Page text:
Acting EPA Administrator Wheeler, please listen to your boss and approve year-round E15

In late July, President TrumpDonald John TrumpPapadopoulos on AG's new powers: 'Trump is now on the offense' Pelosi uses Trump to her advantage Mike Pence delivers West Point commencement address MORE told a group in Iowa that his administration was “very close” to fixing a decades-old regulatory barrier that prevents gas stations from selling 15 percent ethanol blends (E15) all year long. Currently, retail stations have to stop selling E15 during the busy summer months because of an antiquated and quirky EPA regulation that offers no environmental or economic benefit whatsoever.

For the sake of both consumers and Iowa’s farmers, we hope Mr. Trump was right. We hope EPA’s new acting administrator Andrew Wheeler, who visited Iowa earlier this week, acts swiftly to deliver on his boss’ promise of year-round E15.

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E15 is a win for drivers who would see lower costs and greater choice at the pump. And, year-round E15 is a win for Iowa’s farmers, who would see a badly needed demand boost for their corn. As Mr. Wheeler saw as he visited Iowa this week, it’s vitally important for his agency to deliver on the president’s pledge and finally approve year-round E15. After Mr. Wheeler’s predecessor, Scott PruittEdward (Scott) Scott PruittOn The Money: Conservative blocks disaster relief bill | Trade high on agenda as Trump heads to Japan | Boeing reportedly faces SEC probe over 737 Max | Study finds CEO pay rising twice as fast as worker pay Overnight Energy: Democrats push EPA to collect 4K in 'excessive' Pruitt travel expenses | Greens angered over new rules for rocket fuel chemical | Inslee to join youth climate strikers in Las Vegas Democrats push EPA to collect 4K from Pruitt for 'excessive airfare expenses' MORE, handed out waivers allowing some oil refiners to ignore their legal obligations to blend ethanol under the Renewable Fuel Standard (RFS), Iowans need a signal that the new EPA will honor the president’s commitments to both fix the E15 barrier and protect the RFS. With both corn prices and ethanol profit margins sinking, such a signal is needed now more than ever.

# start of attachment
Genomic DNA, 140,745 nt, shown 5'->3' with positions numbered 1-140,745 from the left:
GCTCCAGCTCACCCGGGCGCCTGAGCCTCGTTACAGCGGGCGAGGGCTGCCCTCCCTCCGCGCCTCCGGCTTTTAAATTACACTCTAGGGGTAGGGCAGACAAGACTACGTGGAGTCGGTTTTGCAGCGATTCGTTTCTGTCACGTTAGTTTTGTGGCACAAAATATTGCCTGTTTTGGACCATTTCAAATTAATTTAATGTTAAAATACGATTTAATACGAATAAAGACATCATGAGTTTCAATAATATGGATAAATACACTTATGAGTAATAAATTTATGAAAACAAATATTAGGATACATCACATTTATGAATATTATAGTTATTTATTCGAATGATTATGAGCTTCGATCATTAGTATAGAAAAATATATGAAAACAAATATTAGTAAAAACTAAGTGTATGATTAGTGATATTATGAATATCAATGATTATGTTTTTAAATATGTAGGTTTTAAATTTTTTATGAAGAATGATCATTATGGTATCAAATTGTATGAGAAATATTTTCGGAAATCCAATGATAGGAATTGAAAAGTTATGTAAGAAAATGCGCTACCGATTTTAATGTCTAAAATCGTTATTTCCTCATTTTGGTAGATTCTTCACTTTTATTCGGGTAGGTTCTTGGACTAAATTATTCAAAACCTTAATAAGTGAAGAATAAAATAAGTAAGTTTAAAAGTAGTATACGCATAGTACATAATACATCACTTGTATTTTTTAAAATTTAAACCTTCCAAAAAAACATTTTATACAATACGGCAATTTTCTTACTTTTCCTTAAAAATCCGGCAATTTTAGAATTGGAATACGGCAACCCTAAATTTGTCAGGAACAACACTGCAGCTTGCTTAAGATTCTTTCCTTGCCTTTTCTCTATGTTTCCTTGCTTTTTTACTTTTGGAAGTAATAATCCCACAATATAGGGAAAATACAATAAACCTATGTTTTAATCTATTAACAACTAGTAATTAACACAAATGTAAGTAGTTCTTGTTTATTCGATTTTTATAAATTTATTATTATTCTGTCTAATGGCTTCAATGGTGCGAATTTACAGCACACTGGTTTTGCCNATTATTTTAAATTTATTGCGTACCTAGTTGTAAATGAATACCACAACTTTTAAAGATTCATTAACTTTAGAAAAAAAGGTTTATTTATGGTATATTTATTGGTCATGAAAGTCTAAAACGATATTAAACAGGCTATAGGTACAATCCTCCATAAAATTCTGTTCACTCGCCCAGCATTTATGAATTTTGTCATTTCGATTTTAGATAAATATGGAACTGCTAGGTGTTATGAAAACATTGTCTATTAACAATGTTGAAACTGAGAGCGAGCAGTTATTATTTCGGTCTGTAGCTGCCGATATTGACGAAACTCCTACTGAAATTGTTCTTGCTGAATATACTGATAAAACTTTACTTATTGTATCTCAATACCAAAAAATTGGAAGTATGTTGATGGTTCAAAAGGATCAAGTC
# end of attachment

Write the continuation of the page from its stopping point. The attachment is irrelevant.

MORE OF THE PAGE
The summertime ban on E15 stems from classic Washington red tape and bureaucracy. It blocks competition, kills jobs, and prevents Americans from accessing cleaner, lower-cost, higher octane fuel during the busiest travel period of the year. President Trump has promised to drain the swamp of cumbersome and unnecessary regulations that have hampered growth. It’s hard to imagine a better target. In fact, President Trump told reporters in April that the barrier that prevents E15 from being sold year-round is “unnecessary” and “ridiculous.” We couldn’t agree more and we urge Mr. Wheeler to listen to his boss and remove this barrier.

It’s not a theoretical fight -- EPA’s actions come at a real cost to American consumers. On top of already high gasoline prices, consumers who are blocked from accessing E15 are spending at least an extra seven cents per gallon on gasoline, translating into $6 billion--or approximately $80 per household--on a national basis, according to a recent Renewable Fuels Association analysis. That’s money that could be better spent on family vacations and other summertime activities.

Year-round E15 sales would also provide a significant boost to farmers here in Iowa and around the country. The ethanol industry is an important value-added market for corn growers and with another huge crop on the horizon, any additional market opportunities will help stimulate growth in rural America and help begin to counteract the prohibitive tariff and non-tariff trade barriers that China and other countries have placed on American agricultural products. 

Mr. Wheeler needs to follow the president’s direction by lifting the summertime restriction on E15 and ensuring the RFS is enforced. That would put consumers in the driver’s seat, giving them greater access to a cleaner, cheaper and higher-octane fuel, while simultaneously boosting rural America.

Steve Roe is General Manager of Little Sioux Corn Processors in Marcus, Iowa. He is also a board member of the Renewable Fuels Association.